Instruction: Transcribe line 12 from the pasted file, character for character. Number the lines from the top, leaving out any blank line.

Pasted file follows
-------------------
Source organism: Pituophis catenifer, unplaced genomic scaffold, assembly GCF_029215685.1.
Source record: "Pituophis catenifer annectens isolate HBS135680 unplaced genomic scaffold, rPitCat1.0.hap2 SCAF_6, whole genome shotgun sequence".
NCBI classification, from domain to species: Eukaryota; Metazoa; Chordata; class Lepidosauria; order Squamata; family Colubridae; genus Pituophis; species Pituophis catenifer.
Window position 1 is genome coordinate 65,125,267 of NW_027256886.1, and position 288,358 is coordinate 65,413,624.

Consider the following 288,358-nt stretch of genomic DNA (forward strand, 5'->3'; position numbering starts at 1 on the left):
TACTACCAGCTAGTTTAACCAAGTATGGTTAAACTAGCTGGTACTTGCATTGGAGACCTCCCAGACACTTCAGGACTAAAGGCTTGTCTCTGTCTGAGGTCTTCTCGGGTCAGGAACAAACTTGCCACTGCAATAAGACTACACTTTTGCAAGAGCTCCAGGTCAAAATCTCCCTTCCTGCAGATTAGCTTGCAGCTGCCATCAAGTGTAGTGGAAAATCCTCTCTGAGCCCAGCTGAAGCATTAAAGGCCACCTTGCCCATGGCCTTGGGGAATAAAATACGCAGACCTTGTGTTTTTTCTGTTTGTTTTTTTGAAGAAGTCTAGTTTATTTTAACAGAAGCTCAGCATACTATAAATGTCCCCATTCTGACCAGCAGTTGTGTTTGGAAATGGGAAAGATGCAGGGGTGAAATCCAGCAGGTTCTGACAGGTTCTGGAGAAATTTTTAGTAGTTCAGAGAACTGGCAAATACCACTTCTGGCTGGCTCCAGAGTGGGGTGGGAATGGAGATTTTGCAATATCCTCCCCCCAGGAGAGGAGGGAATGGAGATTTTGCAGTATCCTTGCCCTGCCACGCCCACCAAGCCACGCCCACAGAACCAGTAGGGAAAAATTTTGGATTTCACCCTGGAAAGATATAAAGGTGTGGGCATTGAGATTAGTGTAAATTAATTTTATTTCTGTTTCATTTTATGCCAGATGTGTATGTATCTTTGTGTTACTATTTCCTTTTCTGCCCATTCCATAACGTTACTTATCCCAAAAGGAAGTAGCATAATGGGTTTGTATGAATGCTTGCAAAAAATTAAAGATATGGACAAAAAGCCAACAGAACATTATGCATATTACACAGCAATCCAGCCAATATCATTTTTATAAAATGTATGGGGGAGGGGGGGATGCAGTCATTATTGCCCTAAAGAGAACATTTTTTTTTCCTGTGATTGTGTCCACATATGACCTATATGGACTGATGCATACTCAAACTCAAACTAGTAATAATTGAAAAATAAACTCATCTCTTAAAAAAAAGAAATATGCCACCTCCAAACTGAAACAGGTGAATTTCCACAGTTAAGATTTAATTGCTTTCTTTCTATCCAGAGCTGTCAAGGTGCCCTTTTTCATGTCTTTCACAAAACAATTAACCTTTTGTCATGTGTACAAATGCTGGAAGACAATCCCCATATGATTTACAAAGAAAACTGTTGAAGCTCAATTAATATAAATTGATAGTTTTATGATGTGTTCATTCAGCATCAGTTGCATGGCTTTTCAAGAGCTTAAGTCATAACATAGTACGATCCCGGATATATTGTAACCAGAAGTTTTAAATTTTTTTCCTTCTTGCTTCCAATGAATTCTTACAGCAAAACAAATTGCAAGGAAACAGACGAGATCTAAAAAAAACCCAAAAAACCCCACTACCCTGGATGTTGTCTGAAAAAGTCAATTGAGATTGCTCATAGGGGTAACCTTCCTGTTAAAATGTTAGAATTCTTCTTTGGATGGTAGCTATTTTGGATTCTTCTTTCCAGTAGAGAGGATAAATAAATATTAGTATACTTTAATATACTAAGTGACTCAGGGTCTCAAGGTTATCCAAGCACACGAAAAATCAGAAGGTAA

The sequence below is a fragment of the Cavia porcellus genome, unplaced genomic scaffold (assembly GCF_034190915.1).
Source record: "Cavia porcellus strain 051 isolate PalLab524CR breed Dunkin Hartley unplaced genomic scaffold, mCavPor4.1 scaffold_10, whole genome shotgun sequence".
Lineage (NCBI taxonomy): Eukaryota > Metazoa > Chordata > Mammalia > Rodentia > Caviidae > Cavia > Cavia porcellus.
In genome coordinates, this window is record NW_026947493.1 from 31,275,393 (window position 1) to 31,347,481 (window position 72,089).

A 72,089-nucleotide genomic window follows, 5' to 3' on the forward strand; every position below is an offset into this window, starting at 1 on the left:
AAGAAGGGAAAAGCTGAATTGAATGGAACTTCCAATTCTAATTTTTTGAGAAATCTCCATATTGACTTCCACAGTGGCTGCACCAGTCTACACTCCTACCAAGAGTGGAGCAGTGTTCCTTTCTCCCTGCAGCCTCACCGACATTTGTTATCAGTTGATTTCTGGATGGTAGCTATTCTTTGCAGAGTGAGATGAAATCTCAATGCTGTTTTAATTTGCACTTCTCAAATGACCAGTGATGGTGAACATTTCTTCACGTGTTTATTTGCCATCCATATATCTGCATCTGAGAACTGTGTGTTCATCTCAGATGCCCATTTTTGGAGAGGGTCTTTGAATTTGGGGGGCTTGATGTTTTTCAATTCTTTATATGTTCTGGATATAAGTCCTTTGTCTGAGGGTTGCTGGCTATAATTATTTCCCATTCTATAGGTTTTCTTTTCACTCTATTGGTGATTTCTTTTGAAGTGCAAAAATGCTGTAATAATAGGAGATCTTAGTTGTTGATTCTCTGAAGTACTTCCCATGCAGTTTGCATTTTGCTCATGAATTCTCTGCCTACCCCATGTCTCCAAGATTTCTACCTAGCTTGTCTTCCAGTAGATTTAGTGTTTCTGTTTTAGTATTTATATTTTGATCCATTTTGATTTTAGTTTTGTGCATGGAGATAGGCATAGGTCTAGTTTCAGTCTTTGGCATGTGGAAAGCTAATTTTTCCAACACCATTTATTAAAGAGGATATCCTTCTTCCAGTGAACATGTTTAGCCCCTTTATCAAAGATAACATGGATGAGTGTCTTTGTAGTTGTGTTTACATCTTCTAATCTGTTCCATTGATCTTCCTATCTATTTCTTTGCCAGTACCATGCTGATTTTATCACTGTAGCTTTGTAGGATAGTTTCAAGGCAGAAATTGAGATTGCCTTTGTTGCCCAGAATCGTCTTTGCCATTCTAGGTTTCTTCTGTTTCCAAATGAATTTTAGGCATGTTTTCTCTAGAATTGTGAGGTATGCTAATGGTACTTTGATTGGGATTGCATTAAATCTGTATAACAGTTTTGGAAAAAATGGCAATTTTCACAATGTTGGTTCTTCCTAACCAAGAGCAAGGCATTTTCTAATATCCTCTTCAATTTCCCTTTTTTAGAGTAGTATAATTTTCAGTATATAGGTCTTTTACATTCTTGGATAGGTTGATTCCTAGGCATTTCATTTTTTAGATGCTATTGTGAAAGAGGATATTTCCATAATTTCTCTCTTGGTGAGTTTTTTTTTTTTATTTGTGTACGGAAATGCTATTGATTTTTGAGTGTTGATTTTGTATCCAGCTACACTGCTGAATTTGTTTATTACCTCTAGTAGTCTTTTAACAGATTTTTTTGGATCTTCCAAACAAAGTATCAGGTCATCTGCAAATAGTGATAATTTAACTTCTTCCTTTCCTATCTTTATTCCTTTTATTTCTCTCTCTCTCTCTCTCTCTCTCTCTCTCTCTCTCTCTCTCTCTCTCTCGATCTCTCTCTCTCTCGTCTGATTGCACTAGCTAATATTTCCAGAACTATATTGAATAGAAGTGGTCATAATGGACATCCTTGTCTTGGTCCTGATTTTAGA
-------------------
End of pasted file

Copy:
AAGAAGGGAAAAGCTGAATTGAATGGAACTTCCAATTCTAATTTTTTGAGAAATCTCCATATTGACTTCCACAGTGGCTGCACCAGTCTACACTCCTACCAAGAGTGGAGCAGTGTTCCTTTCTCCCTGCAGCCTCACCGACATTTGTTATCAGTTGATTTCTGGATGGTAGCTATTCTTTGCAGAGTGAGATGAAATCTCAATGCTGTTTTAATTTGCACTTCTCAAATGACCAGTGATGGTGAACATTTCTTCACGTGTTTATTTGCCATCCATATATCTGCATCTGAGAACTGTGTGTTCATCTCAGATGCCCATTTTTGGAGAGGGTCTTTGAATTTGGGGGGCTTGATGTTTTTCAATTCTTTATATGTTCTGGATATAAGTCCTTTGTCTGAGGGTTGCTGGCTATAATTATTTCCCATTCTATAGGTTTTCTTTTCACTCTATTGGTGATTTCTTTTGAAGTGCAAAAATGCTGTAATAATAGGAGATCTTAGTTGTTGATTCTCTGAAGTACTTCCCATGCAGTTTGCATTTTGCTCATGAATTCTCTGCCTACCCCATGTCTCCAAGATTTCTACCTAGCTTGTCTTCCAGTAGATTTAGTGTTTCTGTTTTAGTATTTATATTTTGATCCATTTTGATTTTAGTTTTGTGCATGGAGATAGGCATAGGTCTAGTTTCAGTCTTTGGCATGTGGAAAGCTAATTTTTCCAACACCATTTATTAAAGAGGATATCCTTCTTCCAGTGAACATGTTTAGCCCCTTTATCAAAGATAACATGGATGAGTGTCTTTGTAGTTGTGTTTACATCTTCTAATCTGTTCCATTGATCTTCCTATCTATTTCTTTGCCAGTACCATGCTGATTTTATCACTGTAGCTTTGTAGGATAGTTTCAAGGCAGAAATTGAGATTGCCTTTGTTGCCCAGAATCGTCTTTGCCATTCTAGGTTTCTTCTGTTTCCAAATGAATTTTAGGCATGTTTTCTCTAGAATTGTGAGGTATGCTAATGGTACTTTGATTGGGATTGCATTAAATCTGTATAACAGTTTTGGAAAAAATGGCAATTTTCACAATGTTGGTTCTTCCTAACCAAGAGCAAGGCATTTTCTAATATCCTCTTCAATTTCCCTTTTTTAGAGTAGTATAATTTTCAGTATATAGGTCTTTTACATTCTTGGATAGGTTGATTCCTAGGCATTTCATTTTTTAGATGCTATTGTGAAAGAGGATATTTCCATAATTTCTCTCTTGGTGAGTTTTTTTTTTTTATTTGTGTACGGAAATGCTATTGATTTTTGAGTGTTGATTTTGTATCCAGCTACACTGCTGAATTTGTTTATTACCTCTAGTAGTCTTTTAACAGATTTTTTTGGATCTTCCAAACAAAGTATCAGGTCATCTGCAAATAGTGATAATTTAACTTCTTCCTTTCCTATCTTTATTCCTTTTATTTCTCTCTCTCTCTCTCTCTCTCTCTCTCTCTCTCTCTCTCTCTCTCTCTCGATCTCTCTCTCTCTCGTCTGATTGCACTAGCTAATATTTCCAGAACTATATTGAATAGAAGTGGTCATAATGGACATCCTTGTCTTGGTCCTGATTTTAGA